How We Communicate


Effective communication is a subject that has been on our institution’s syllabus for years as a standalone topic in our leadership thematic area, and even more often, as an integral part of our thematic financial workshops. It’s not only officials dealing with hard-core technical topics that need good communication skills to push their agendas forward, it is also us – the learning conveners and facilitators – that depend on them.

But do we at the CEF practice what we preach? Do our participants, lecturers, donors, partners and other stakeholders get our message?

 

We are aware that whatever we do, write or say is communication: non-verbal like body language, written and verbal. And we do our best to make good communication – internal and external – our value. Yet we have to admit that sometimes we struggle to achieve the desired outcome, especially in written communication that is most evident to our external audience.

That is why we have been recently paying more attention to our English writing skills. Very few people have the ability to write effortlessly and perfectly. Equally, very few people think accurately enough so that mere transcriptions of what they have in mind can serve as intelligent communication. And for most of us, English is not our mother tongue.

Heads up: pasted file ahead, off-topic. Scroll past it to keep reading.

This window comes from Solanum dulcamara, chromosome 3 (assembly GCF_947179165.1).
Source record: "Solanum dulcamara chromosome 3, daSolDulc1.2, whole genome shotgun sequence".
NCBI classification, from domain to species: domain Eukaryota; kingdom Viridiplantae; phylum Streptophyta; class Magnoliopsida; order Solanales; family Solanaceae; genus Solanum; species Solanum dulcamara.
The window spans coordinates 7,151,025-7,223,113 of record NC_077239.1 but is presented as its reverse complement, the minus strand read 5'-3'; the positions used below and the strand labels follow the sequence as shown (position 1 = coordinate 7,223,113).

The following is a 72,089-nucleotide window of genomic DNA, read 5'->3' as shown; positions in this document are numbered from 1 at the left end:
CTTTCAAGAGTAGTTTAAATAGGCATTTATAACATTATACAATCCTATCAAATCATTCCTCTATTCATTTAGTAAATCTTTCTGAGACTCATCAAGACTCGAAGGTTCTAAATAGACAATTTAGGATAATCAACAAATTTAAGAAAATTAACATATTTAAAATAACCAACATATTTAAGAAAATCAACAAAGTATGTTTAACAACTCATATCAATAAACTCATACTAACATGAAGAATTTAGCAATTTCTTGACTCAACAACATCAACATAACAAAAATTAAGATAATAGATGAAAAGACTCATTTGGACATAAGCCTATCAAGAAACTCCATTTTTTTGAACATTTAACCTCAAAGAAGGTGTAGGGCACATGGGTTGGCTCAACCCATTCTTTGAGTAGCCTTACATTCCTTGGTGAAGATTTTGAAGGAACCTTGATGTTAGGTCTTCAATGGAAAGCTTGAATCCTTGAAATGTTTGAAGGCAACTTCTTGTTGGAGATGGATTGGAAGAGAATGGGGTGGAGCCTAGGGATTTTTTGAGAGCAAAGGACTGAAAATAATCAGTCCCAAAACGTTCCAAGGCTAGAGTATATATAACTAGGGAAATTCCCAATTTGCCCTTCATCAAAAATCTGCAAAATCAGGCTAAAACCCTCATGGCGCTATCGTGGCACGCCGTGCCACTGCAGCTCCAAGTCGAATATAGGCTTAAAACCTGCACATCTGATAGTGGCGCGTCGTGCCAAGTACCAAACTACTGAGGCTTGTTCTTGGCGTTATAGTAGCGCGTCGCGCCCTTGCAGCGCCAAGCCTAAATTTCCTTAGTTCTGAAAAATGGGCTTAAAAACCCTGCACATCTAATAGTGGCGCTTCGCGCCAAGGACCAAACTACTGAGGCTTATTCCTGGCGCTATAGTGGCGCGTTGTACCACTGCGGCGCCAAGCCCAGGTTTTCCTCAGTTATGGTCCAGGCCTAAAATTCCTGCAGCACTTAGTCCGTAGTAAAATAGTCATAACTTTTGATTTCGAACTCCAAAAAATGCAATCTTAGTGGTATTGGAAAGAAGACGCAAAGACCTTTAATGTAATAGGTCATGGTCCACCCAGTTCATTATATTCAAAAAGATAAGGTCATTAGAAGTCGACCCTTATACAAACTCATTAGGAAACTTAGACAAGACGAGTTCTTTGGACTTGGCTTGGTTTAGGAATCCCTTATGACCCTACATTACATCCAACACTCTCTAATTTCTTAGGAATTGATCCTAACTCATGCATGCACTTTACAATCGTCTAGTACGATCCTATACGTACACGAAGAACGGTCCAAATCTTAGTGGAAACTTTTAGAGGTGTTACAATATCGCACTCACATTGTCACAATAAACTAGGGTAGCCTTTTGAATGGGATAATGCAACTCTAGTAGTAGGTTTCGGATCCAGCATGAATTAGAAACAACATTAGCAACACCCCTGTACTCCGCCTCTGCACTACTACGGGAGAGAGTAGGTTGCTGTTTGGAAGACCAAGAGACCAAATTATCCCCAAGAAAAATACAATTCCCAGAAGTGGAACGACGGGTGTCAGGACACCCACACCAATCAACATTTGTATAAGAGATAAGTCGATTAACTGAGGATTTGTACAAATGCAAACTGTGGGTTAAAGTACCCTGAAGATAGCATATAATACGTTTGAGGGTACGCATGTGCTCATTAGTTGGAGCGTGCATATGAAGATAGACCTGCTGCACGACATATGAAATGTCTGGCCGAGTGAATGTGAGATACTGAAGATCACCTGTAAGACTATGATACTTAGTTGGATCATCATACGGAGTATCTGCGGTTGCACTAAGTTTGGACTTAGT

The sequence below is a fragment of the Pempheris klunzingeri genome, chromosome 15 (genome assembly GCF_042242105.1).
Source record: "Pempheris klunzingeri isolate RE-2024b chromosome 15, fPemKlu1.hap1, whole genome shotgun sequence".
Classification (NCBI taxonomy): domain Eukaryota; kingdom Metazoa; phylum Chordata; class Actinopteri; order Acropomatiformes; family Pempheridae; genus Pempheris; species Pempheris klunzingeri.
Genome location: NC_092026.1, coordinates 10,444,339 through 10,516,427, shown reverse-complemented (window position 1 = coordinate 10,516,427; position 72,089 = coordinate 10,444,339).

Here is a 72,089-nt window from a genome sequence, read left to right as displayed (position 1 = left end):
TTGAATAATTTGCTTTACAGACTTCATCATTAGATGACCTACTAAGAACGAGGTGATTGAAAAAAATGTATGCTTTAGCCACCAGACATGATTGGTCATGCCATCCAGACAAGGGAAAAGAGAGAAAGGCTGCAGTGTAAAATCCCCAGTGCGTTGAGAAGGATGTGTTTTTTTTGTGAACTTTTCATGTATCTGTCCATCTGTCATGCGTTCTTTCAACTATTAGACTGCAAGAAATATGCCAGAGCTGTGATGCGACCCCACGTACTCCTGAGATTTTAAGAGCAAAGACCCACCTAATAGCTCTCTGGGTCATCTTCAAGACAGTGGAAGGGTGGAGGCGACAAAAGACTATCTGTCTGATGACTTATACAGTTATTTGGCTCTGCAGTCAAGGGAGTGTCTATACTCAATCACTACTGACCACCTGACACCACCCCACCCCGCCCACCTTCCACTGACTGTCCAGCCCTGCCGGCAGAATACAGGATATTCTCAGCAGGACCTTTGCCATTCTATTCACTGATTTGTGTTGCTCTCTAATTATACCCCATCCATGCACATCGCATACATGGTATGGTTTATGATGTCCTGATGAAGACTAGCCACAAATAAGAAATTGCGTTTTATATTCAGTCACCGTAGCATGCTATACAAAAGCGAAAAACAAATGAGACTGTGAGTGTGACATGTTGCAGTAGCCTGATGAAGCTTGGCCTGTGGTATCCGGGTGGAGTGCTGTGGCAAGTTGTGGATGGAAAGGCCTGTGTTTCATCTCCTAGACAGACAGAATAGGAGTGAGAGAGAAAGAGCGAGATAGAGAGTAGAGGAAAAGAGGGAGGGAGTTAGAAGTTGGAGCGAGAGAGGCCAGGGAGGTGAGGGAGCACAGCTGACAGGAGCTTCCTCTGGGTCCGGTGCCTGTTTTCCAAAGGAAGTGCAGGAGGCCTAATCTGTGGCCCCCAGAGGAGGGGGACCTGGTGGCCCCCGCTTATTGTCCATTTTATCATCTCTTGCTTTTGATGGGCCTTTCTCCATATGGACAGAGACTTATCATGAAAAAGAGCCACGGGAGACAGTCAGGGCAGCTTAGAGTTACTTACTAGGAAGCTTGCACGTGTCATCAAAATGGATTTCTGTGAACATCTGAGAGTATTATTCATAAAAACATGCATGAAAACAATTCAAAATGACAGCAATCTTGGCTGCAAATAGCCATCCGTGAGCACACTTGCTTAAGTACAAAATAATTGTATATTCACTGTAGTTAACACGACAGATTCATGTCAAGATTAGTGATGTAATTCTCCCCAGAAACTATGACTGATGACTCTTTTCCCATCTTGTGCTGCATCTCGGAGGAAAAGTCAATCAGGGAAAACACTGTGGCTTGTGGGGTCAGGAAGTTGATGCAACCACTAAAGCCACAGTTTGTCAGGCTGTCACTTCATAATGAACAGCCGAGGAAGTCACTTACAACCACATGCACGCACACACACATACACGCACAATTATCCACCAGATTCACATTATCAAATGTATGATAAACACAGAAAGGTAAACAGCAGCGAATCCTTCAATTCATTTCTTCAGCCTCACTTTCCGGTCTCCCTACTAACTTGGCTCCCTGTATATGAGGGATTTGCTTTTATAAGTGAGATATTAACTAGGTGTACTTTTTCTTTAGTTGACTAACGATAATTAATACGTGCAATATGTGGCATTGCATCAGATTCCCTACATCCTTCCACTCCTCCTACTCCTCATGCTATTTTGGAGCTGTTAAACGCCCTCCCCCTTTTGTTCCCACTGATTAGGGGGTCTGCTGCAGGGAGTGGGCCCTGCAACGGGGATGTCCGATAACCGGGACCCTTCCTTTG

Here are some tips and tricks for better writing:

  • Think before you write. Revise and check. We tend to revise our words and refine our thoughts simultaneously. The improvements we make in our thinking and the improvements we make in our style reinforce each other; they cannot be separated.
  • Focus on the reader. Be direct and interesting. In e-mails and letters get straight to the point.
  • Keep it short and simple. Write clear, acurate and well-focused messages. Clever writers write to express, not impress. Avoid fancy words and empty phrases.
  • Stay active. Prefer active to passive voice.
  • Be positive. Put statements in positive form.
  • Pick your design and stick to it. Smart and consistent formatting helps readers.

 

I will conclude with a funny observation that a trained writer’s eyes spotted in the CEF’s writing: we like to thank in advance for replies and inputs. Our editor explained that this sounds less gracious to English speakers than its Slovene equivalent. Well, thank you for that!

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